As discussed earlier, we purchased components from Sourceline. Sourceline offered a 30 days payment term and provided 10% discount for purchases done for over 2000 components. This was favourable for us since by the end of three years, 18500 components were ordered, availing the 10% discount. The credit terms gave us time to pay our debts and that money could be utilized somewhere else in the business. From the profit forecast, and the last operational month’s costs, we get the breakeven point of 83 units. This is considerably lower than the actual sales of 295 units and shows the success of the company by its large margin of safety.
Throughout the three years, we saw a steady increase in the bank balance from ? 207,000 at the end of the first year to ? 1,044,500 by the end of the third year. This would show any viewer the success and growth of the company from its initial start up with ? 10,000. In the first two months of the third financial year, another key decision was that we decided to give a promotional 10% discount for two months on sales, resulting in increased sales as we were incurring all advertisement costs together at the beginning of the year. (Pricing Strategy)
Bank Balance Increase in the 3rd Year of Operation | |Operational Year | | |1st |2nd |3rd | |Bank Balance |? 20,6951 |? 718,807 |? 1,044,510 | |Profit |? 44,837 |? 25,805 |? 8,310 | |Debtors |? 170,600 |? 96,080 |? 186,180 | Conclusion Even though we had a faced a major problem after the first mentoring session, we succeeded. Our problem- we had lost the venture on the computer! We had to play it all over again and just hope that it kept going as smooth as it did in the previous game. And it did. That being said, there were still decisions that we could have taken differently to provide a different outcome for Genesis.
Perhaps we could have decided differently with respect to costing strategies, for example by dividing the costs of the business (advertising etc) evenly throughout the year instead of incurring them together at the start of each year. Also since there were a lot of leads generated and not enough sales in comparison, advertising could have been decreased, allowing more resources to be available for the business. Furthermore, we could have not implemented just-in-time (JIT) stock and kept stocks so that the first two months could have been utilized for production even though there were no sales.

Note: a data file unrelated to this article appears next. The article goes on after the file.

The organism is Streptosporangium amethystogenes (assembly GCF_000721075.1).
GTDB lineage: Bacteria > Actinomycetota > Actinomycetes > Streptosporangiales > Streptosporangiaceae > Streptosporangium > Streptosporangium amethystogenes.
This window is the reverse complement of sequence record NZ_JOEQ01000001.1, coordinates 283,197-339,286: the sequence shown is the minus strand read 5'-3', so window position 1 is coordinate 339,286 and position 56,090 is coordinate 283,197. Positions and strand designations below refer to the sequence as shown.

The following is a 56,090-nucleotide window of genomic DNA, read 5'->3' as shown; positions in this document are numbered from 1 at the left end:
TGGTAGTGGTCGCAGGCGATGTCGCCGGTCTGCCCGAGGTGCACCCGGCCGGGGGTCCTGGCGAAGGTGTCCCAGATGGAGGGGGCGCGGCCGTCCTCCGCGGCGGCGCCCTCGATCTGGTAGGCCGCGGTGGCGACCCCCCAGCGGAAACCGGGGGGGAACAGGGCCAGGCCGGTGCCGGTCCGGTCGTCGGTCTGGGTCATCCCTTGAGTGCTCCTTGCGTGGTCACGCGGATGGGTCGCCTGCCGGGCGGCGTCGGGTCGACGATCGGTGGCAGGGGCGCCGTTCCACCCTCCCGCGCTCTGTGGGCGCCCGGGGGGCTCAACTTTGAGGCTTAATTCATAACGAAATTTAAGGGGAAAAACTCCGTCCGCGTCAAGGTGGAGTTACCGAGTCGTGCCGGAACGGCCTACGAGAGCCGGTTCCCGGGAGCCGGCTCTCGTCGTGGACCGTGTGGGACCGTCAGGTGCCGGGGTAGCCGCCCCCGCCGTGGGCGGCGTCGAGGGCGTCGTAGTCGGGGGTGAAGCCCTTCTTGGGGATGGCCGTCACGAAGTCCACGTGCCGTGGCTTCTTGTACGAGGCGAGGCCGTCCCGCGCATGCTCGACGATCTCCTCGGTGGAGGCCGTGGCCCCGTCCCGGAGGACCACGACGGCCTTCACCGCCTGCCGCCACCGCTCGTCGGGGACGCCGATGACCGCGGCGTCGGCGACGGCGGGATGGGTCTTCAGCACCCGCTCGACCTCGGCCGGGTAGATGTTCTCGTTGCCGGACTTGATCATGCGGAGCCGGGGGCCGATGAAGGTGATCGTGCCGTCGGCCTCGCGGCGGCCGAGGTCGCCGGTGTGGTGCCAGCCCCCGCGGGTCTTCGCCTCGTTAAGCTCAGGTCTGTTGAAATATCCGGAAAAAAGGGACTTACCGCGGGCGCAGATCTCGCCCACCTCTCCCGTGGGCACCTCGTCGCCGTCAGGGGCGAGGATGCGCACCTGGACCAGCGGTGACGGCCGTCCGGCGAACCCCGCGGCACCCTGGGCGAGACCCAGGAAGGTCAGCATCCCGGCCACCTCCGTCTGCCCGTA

Another decision taken differently could have been that we could have started doing partial in-house production after the first year since significant idle time emerged. The product of Genesis could also have been altered to a different mix of attributes to show an innovating product which has reached its maturity period and now wants to sustain its growth. When we decided a 10% decrease in price for two months, our product was ‘better than it needed to be’, showing that we were bordering the line of giving the customer too much for its price. Lastly, we neglected to conduct a SWOT and PEST analysis.
These could have provided us with a major competitive advantage if we were in the real world and in fact, would have been a necessity. Although spoken about in general, it was not officially conducted which I could say, was a mistake. PEST Analysis SWOT Analysis [pic] Every member of our group felt that our business was running like a well-oiled machine. The team worked well together and gave a professional and productive environment, as demonstrated by the outcome of Genesis. It was established that together we were going to gain much more than we could alone and that unity is what would get us ahead- be it a game or real life.
For this very reason, I can call myself a team player. References 1) All business, “Establishing Competitive Prices”, Retrieved on 26th April 2010 from 2) New Venture Creation, Webct, “SWOT Analysis” and “Pest Analysis” Illustrations Porter, Michael E, Harvard Business Review (2008), “The Five Competitive Forces That Shape Strategy”, Retrieved on 25th April 2010 from “Pricing Strategy”, Retrieved on 26th April 2010 from 3) “Stages in Planning for a New Business Venture”, Retrieved on 25th April 2010 from Wikipedia, “Joseph Schumpeter”, Retrieved on 27th April 2010 from